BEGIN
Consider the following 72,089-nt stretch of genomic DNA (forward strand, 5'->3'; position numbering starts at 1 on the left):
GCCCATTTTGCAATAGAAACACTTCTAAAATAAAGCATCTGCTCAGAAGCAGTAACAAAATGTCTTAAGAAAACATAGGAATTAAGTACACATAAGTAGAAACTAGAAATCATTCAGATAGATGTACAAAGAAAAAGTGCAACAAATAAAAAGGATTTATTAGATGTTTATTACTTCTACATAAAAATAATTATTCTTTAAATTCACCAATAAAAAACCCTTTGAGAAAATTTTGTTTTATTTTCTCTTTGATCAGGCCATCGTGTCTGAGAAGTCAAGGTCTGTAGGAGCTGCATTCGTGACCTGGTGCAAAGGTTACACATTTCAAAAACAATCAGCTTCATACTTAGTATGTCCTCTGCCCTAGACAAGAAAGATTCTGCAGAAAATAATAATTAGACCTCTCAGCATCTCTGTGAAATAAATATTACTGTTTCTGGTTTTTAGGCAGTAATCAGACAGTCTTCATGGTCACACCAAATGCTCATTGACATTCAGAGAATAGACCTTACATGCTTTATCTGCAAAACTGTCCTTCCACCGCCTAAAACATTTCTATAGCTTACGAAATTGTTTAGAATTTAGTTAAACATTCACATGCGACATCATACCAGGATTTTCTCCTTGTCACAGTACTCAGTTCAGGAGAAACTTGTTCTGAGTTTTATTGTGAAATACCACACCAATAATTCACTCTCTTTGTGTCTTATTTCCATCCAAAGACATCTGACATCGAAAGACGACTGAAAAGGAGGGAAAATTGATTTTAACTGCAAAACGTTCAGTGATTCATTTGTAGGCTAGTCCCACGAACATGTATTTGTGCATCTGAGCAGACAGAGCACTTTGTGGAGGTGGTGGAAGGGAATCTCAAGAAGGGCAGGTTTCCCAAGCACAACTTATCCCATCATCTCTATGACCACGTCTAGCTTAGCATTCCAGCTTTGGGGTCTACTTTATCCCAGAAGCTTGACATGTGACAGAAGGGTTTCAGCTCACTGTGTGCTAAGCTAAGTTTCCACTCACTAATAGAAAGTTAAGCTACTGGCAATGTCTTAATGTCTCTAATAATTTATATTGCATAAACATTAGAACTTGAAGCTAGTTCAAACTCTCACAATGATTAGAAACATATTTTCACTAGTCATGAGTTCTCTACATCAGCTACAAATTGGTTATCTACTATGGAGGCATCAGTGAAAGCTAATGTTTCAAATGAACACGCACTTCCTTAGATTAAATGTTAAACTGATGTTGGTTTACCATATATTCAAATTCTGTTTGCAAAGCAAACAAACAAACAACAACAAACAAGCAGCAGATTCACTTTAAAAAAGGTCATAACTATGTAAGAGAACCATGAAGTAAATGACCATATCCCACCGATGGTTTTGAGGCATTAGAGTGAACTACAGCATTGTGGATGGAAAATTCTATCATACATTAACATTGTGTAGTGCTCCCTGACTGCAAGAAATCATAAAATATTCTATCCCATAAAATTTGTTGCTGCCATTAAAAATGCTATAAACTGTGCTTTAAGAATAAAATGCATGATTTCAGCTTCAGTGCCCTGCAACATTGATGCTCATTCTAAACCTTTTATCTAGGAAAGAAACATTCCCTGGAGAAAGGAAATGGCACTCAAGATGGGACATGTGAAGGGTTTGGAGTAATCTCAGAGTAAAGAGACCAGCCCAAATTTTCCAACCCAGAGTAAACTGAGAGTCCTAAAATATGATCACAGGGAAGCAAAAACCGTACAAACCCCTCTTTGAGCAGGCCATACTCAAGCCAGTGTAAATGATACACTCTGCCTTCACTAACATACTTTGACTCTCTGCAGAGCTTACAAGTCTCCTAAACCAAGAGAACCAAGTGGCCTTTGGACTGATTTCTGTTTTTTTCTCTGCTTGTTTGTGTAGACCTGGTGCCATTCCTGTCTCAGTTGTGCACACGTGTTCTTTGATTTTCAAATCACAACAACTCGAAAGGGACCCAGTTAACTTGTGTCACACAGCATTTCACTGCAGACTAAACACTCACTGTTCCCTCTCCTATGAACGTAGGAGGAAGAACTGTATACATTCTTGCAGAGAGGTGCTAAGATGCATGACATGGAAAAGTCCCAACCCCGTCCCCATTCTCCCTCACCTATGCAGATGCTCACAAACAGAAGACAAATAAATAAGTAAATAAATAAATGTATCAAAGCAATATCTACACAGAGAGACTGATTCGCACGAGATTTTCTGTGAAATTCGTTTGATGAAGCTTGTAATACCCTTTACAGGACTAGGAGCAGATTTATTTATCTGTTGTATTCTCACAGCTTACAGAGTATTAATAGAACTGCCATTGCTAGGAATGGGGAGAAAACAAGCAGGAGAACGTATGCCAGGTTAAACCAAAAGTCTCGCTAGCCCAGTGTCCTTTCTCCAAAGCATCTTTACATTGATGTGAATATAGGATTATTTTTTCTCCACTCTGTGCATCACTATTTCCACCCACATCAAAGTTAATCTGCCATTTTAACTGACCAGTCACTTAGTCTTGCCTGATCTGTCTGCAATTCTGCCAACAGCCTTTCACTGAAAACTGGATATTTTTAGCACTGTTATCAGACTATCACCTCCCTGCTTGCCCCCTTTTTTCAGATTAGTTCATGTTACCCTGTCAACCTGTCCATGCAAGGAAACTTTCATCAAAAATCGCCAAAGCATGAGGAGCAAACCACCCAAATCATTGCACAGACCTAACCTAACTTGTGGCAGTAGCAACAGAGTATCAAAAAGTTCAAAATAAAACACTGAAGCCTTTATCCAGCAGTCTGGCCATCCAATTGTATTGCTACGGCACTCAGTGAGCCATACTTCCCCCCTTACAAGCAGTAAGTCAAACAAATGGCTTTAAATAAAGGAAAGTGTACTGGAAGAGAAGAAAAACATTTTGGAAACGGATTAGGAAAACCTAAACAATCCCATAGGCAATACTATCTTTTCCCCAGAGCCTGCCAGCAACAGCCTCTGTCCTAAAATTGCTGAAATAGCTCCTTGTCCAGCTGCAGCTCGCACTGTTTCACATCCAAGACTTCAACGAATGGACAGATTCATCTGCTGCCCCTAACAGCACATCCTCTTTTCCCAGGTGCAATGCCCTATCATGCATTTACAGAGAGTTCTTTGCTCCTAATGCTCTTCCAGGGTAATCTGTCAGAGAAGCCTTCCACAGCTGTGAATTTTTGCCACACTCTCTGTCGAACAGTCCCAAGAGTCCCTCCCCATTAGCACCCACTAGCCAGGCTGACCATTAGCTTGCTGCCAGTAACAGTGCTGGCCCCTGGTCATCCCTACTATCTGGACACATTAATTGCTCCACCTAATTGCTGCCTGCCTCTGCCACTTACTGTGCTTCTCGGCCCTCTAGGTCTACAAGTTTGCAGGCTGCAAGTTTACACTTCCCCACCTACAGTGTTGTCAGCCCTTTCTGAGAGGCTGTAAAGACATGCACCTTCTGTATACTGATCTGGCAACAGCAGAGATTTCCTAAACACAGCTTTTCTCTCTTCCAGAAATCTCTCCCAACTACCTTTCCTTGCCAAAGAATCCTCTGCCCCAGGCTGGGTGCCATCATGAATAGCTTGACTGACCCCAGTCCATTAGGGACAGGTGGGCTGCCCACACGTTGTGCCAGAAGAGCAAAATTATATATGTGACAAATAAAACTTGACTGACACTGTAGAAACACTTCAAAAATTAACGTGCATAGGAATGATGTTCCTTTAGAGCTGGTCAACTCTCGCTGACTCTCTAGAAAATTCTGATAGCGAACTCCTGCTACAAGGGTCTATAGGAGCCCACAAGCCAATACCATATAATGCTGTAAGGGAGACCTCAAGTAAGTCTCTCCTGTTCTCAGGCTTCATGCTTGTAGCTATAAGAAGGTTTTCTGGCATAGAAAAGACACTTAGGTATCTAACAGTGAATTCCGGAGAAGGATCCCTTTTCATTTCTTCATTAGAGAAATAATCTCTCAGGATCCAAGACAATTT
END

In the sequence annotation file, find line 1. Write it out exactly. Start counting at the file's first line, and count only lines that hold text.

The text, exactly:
Consider the following 72,089-nt stretch of genomic DNA (forward strand, 5'->3'; position numbering starts at 1 on the left):